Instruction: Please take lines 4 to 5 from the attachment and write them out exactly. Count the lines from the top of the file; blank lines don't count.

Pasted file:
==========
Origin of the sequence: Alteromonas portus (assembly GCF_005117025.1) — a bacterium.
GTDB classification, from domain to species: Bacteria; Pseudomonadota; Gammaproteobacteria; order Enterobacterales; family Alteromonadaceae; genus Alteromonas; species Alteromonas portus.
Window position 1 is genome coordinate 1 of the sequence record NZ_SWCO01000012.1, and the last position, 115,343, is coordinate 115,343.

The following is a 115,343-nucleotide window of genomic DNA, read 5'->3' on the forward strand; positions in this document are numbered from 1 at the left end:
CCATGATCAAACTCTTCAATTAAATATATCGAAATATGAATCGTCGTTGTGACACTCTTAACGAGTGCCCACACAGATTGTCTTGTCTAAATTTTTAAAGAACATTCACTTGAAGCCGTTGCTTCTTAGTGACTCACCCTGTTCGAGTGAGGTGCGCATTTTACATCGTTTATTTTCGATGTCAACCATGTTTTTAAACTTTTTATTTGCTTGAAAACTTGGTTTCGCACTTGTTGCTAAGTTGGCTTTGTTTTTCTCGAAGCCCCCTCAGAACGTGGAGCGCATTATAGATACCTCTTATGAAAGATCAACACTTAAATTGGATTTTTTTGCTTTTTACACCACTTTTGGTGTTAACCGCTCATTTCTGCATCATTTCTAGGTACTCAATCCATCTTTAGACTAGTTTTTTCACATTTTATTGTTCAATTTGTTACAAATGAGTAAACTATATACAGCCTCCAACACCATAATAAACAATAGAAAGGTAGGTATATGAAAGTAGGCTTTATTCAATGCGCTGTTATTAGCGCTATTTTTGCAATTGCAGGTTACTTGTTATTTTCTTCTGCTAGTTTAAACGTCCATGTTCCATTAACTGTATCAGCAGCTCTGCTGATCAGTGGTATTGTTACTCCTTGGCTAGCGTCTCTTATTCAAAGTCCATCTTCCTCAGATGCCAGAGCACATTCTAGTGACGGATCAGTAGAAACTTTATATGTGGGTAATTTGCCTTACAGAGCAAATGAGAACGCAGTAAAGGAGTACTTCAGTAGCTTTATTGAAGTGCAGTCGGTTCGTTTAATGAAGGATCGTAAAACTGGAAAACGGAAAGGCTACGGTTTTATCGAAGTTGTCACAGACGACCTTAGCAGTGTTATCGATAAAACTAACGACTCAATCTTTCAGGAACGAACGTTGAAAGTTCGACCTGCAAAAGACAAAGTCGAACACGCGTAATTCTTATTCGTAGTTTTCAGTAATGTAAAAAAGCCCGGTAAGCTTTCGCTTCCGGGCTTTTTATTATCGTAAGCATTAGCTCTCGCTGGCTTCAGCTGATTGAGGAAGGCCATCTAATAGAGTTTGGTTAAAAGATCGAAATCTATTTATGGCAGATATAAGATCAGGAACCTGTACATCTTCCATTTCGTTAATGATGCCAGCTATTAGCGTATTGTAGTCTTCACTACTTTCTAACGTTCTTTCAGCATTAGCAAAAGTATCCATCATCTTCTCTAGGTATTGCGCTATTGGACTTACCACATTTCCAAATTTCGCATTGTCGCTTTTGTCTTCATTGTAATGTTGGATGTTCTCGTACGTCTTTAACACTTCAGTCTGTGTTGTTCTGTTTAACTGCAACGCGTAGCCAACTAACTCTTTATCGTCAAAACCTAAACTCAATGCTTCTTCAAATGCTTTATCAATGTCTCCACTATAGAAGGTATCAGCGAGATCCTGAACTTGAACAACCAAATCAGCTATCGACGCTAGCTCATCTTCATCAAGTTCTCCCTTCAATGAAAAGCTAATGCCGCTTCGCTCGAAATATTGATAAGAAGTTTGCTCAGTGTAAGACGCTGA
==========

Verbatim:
The following is a 115,343-nucleotide window of genomic DNA, read 5'->3' on the forward strand; positions in this document are numbered from 1 at the left end:
CCATGATCAAACTCTTCAATTAAATATATCGAAATATGAATCGTCGTTGTGACACTCTTAACGAGTGCCCACACAGATTGTCTTGTCTAAATTTTTAAAGAACATTCACTTGAAGCCGTTGCTTCTTAGTGACTCACCCTGTTCGAGTGAGGTGCGCATTTTACATCGTTTATTTTCGATGTCAACCATGTTTTTAAACTTTTTATTTGCTTGAAAACTTGGTTTCGCACTTGTTGCTAAGTTGGCTTTGTTTTTCTCGAAGCCCCCTCAGAACGTGGAGCGCATTATAGATACCTCTTATGAAAGATCAACACTTAAATTGGATTTTTTTGCTTTTTACACCACTTTTGGTGTTAACCGCTCATTTCTGCATCATTTCTAGGTACTCAATCCATCTTTAGACTAGTTTTTTCACATTTTATTGTTCAATTTGTTACAAATGAGTAAACTATATACAGCCTCCAACACCATAATAAACAATAGAAAGGTAGGTATATGAAAGTAGGCTTTATTCAATGCGCTGTTATTAGCGCTATTTTTGCAATTGCAGGTTACTTGTTATTTTCTTCTGCTAGTTTAAACGTCCATGTTCCATTAACTGTATCAGCAGCTCTGCTGATCAGTGGTATTGTTACTCCTTGGCTAGCGTCTCTTATTCAAAGTCCATCTTCCTCAGATGCCAGAGCACATTCTAGTGACGGATCAGTAGAAACTTTATATGTGGGTAATTTGCCTTACAGAGCAAATGAGAACGCAGTAAAGGAGTACTTCAGTAGCTTTATTGAAGTGCAGTCGGTTCGTTTAATGAAGGATCGTAAAACTGGAAAACGGAAAGGCTACGGTTTTATCGAAGTTGTCACAGACGACCTTAGCAGTGTTATCGATAAAACTAACGACTCAATCTTTCAGGAACGAACGTTGAAAGTTCGACCTGCAAAAGACAAAGTCGAACACGCGTAATTCTTATTCGTAGTTTTCAGTAATGTAAAAAAGCCCGGTAAGCTTTCGCTTCCGGGCTTTTTATTATCGTAAGCATTAGCTCTCGCTGGCTTCAGCTGATTGAGGAAGGCCATCTAATAGAGTTTGGTTAAAAGATCGAAATCTATTTATGGCAGATATAAGATCAGGAACCTGTACATCTTCCATTTCGTTAATGATGCCAGCTATTAGCGTATTGTAGTCTTCACTACTTTCTAACGTTCTTTCAGCATTAGCAAAAGTATCCATCATCTTCTCTAGGTATTGCGCTATTGGACTTACCACATTTCCAAATTTCGCATTGTCGCTTTTGTCTTCATTGTAATGTTGGATGTTCTCGTACGTCTTTAACACTTCAGTCTGTGTTGTTCTGTTTAACTGCAACGCGTAGCCAACTAACTCTTTATCGTCAAAACCTAAACTCAATGCTTCTTCAAATGCTTTATCAATGTCTCCACTATAGAAGGTATCAGCGAGATCCTGAACTTGAACAACCAAATCAGCTATCGACGCTAGCTCATCTTCATCAAGTTCTCCCTTCAATGAAAAGCTAATGCCGCTTCGCTCGAAATATTGATAAGAAGTTTGCTCAGTGTAAGACGCTGA